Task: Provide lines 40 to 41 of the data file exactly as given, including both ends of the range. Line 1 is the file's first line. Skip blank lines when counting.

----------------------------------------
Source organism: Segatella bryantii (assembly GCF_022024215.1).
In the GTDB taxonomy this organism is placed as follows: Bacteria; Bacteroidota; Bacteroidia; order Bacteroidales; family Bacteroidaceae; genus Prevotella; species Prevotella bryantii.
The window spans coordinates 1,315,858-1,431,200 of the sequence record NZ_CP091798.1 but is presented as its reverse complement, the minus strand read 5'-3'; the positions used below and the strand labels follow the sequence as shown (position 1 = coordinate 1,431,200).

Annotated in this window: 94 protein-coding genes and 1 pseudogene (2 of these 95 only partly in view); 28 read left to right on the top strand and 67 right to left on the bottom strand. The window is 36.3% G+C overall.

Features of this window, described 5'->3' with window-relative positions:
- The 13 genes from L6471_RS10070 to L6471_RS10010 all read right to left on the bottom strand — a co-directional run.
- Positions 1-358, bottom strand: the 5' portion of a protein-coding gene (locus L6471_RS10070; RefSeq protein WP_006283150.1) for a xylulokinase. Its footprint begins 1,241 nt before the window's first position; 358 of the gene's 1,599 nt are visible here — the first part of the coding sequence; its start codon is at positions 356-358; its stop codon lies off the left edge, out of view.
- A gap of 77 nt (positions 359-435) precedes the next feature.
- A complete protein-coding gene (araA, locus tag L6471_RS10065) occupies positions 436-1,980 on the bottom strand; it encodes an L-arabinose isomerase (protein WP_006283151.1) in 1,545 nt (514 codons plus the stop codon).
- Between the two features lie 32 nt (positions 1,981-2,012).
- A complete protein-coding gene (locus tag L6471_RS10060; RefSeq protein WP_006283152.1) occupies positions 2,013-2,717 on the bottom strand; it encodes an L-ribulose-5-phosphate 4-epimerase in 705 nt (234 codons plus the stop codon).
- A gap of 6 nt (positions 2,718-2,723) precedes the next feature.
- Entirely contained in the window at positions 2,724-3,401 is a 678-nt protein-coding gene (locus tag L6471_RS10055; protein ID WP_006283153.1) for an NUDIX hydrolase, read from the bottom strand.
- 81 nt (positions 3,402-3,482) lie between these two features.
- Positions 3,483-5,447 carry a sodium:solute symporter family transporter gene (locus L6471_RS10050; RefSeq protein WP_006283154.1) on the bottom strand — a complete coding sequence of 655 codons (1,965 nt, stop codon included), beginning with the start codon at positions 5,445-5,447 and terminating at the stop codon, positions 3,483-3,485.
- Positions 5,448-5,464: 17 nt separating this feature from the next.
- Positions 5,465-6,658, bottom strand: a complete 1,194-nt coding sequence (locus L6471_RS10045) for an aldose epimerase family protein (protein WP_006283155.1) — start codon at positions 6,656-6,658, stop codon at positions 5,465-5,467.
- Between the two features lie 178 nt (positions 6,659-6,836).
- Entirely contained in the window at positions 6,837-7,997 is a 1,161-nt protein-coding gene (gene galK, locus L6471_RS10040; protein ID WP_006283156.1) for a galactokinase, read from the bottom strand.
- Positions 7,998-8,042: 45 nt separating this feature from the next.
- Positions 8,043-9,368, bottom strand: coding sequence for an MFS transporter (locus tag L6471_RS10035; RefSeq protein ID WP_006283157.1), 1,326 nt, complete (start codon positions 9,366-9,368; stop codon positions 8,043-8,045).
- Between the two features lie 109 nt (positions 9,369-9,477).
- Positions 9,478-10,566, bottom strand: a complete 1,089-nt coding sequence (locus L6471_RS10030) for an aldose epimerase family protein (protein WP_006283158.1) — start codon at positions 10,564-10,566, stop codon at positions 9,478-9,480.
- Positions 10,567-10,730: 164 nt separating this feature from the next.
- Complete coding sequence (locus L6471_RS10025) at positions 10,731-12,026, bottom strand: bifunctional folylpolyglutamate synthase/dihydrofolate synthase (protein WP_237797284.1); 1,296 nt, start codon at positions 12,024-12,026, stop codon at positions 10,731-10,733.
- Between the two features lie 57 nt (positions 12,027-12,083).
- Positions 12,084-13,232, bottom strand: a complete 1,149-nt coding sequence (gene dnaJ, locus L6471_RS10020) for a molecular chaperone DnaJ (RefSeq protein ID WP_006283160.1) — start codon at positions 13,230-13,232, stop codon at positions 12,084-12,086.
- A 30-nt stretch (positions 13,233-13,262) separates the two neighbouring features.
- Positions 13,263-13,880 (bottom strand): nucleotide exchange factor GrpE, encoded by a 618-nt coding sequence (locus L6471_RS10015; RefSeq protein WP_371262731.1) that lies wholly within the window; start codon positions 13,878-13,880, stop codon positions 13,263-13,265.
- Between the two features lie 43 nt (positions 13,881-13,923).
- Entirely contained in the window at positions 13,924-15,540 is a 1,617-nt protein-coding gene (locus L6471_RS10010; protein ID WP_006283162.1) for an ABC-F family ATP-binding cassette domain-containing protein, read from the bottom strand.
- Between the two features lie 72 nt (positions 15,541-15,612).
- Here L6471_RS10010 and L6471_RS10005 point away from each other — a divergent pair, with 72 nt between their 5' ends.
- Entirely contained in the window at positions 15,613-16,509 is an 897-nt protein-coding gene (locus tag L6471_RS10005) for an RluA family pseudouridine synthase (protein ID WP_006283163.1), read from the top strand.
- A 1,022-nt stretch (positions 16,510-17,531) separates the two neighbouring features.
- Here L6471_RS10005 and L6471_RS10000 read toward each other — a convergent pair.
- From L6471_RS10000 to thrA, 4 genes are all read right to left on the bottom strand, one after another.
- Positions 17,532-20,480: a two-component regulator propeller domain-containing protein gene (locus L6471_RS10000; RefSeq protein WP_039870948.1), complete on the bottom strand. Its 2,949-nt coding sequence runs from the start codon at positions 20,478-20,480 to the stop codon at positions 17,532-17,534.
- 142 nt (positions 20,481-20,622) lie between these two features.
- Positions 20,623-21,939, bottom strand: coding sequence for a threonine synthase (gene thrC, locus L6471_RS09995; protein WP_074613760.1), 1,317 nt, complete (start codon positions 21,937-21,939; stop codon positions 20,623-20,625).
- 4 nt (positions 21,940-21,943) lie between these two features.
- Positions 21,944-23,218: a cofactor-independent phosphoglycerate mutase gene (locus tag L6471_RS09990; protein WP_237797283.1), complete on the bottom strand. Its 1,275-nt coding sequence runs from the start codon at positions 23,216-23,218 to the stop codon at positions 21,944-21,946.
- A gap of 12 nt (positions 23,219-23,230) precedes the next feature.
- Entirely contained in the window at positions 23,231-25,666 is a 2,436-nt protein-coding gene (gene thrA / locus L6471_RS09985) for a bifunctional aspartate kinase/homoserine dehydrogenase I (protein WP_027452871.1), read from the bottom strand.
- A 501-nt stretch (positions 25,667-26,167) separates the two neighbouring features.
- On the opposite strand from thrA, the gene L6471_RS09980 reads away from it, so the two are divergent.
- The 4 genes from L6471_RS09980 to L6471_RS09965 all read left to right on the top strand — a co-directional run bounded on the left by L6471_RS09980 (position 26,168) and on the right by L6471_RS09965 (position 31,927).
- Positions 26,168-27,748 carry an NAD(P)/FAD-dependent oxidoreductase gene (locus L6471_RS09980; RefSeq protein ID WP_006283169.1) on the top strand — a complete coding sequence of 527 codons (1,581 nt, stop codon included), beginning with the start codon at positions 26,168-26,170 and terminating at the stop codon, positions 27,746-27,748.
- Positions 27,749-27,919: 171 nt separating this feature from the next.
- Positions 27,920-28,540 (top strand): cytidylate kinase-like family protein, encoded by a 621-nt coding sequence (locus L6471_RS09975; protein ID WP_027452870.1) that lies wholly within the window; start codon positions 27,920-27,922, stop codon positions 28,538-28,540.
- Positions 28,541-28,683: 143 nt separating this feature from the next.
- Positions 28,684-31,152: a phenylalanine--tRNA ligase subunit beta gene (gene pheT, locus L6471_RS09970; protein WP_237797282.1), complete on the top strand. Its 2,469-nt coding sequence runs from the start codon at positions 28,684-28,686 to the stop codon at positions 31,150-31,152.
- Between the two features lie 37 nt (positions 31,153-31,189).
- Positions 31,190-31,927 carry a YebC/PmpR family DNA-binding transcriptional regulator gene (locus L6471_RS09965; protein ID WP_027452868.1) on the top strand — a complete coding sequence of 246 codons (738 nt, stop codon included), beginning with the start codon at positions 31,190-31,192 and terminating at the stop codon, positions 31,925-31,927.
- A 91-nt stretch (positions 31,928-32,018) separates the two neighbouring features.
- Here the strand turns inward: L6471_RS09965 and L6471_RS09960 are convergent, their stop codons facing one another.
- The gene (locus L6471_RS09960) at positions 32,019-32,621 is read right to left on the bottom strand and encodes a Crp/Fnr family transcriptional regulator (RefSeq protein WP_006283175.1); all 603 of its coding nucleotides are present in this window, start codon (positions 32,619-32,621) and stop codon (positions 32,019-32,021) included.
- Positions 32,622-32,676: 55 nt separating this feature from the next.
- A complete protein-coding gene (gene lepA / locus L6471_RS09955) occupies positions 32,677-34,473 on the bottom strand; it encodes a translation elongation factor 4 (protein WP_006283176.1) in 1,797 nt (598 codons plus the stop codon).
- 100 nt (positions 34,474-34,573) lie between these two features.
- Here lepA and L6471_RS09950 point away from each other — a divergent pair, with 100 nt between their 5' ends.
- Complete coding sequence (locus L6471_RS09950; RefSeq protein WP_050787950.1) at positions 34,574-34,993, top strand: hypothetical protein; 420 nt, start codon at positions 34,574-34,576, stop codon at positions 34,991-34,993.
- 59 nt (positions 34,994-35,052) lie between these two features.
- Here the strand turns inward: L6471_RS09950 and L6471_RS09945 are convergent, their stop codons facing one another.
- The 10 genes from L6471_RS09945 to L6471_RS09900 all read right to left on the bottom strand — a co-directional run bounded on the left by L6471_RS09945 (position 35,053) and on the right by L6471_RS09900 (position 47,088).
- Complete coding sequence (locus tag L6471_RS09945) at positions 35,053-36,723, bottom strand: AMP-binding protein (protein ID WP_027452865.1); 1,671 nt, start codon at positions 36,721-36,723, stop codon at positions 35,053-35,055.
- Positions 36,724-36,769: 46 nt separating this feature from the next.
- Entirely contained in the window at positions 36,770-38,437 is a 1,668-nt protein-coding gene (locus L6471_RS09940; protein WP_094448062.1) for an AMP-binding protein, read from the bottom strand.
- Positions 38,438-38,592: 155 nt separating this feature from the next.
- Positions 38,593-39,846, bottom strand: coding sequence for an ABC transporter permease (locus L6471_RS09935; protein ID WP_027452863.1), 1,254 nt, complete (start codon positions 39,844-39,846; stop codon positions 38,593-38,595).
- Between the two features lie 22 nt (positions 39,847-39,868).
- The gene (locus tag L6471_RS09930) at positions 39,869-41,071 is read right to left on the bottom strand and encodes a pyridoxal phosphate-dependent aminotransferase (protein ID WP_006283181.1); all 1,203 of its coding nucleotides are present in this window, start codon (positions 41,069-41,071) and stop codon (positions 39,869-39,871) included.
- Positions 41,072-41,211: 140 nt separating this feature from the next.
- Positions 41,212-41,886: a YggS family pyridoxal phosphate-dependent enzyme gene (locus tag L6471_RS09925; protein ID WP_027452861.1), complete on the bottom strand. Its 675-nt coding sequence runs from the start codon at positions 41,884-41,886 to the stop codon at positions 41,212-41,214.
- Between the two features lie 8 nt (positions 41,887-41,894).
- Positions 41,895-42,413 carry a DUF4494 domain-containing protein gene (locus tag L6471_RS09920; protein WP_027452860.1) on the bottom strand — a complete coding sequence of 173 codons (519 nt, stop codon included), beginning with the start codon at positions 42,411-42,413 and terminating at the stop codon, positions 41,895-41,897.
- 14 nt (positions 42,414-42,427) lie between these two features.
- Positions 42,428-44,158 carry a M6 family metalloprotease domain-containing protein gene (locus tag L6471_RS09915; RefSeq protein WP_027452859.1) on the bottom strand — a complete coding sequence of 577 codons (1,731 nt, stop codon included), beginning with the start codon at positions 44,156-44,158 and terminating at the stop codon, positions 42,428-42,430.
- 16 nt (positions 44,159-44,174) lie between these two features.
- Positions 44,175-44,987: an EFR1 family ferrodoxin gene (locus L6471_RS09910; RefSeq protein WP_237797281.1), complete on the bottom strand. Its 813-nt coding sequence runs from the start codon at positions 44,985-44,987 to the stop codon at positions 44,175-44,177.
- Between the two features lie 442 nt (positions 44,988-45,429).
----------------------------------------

- Positions 20,623-21,939, bottom strand: coding sequence for a threonine synthase (gene thrC, locus L6471_RS09995; protein WP_074613760.1), 1,317 nt, complete (start codon positions 21,937-21,939; stop codon positions 20,623-20,625).
- 4 nt (positions 21,940-21,943) lie between these two features.